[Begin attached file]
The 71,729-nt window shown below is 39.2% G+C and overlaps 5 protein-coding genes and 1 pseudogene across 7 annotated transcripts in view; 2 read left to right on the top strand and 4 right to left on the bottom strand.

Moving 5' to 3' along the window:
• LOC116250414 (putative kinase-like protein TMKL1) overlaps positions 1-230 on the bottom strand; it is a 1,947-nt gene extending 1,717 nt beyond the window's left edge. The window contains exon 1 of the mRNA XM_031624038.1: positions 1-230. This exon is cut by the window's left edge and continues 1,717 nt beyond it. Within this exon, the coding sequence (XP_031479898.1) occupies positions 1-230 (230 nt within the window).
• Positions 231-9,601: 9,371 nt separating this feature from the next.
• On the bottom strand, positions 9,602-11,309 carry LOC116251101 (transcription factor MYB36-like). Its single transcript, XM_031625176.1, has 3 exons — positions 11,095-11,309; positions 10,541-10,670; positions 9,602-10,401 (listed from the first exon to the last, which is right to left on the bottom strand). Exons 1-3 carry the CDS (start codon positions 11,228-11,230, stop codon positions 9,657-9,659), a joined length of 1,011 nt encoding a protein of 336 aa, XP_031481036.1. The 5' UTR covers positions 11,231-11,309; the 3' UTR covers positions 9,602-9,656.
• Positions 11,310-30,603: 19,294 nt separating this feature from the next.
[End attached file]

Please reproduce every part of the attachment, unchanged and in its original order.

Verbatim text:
The 71,729-nt window shown below is 39.2% G+C and overlaps 5 protein-coding genes and 1 pseudogene across 7 annotated transcripts in view; 2 read left to right on the top strand and 4 right to left on the bottom strand.

Moving 5' to 3' along the window:
• LOC116250414 (putative kinase-like protein TMKL1) overlaps positions 1-230 on the bottom strand; it is a 1,947-nt gene extending 1,717 nt beyond the window's left edge. The window contains exon 1 of the mRNA XM_031624038.1: positions 1-230. This exon is cut by the window's left edge and continues 1,717 nt beyond it. Within this exon, the coding sequence (XP_031479898.1) occupies positions 1-230 (230 nt within the window).
• Positions 231-9,601: 9,371 nt separating this feature from the next.
• On the bottom strand, positions 9,602-11,309 carry LOC116251101 (transcription factor MYB36-like). Its single transcript, XM_031625176.1, has 3 exons — positions 11,095-11,309; positions 10,541-10,670; positions 9,602-10,401 (listed from the first exon to the last, which is right to left on the bottom strand). Exons 1-3 carry the CDS (start codon positions 11,228-11,230, stop codon positions 9,657-9,659), a joined length of 1,011 nt encoding a protein of 336 aa, XP_031481036.1. The 5' UTR covers positions 11,231-11,309; the 3' UTR covers positions 9,602-9,656.
• Positions 11,310-30,603: 19,294 nt separating this feature from the next.